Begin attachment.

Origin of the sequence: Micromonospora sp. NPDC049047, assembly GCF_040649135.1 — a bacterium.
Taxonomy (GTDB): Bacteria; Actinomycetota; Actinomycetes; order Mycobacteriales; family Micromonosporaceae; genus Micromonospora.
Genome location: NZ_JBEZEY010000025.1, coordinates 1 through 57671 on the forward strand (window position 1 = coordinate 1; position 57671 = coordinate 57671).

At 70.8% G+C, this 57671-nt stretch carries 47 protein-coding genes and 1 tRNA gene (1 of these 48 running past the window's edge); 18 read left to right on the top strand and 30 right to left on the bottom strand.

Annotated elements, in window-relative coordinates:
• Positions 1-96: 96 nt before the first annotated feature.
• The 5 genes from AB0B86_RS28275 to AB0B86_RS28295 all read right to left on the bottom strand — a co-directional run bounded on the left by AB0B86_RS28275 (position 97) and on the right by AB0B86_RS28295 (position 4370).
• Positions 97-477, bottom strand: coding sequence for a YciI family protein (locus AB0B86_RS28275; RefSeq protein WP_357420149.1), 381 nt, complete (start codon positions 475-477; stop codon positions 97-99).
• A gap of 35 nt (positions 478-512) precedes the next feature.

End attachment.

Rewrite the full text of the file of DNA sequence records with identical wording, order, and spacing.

Origin of the sequence: Micromonospora sp. NPDC049047, assembly GCF_040649135.1 — a bacterium.
Taxonomy (GTDB): Bacteria; Actinomycetota; Actinomycetes; order Mycobacteriales; family Micromonosporaceae; genus Micromonospora.
Genome location: NZ_JBEZEY010000025.1, coordinates 1 through 57671 on the forward strand (window position 1 = coordinate 1; position 57671 = coordinate 57671).

At 70.8% G+C, this 57671-nt stretch carries 47 protein-coding genes and 1 tRNA gene (1 of these 48 running past the window's edge); 18 read left to right on the top strand and 30 right to left on the bottom strand.

Annotated elements, in window-relative coordinates:
• Positions 1-96: 96 nt before the first annotated feature.
• The 5 genes from AB0B86_RS28275 to AB0B86_RS28295 all read right to left on the bottom strand — a co-directional run bounded on the left by AB0B86_RS28275 (position 97) and on the right by AB0B86_RS28295 (position 4370).
• Positions 97-477, bottom strand: coding sequence for a YciI family protein (locus AB0B86_RS28275; RefSeq protein WP_357420149.1), 381 nt, complete (start codon positions 475-477; stop codon positions 97-99).
• A gap of 35 nt (positions 478-512) precedes the next feature.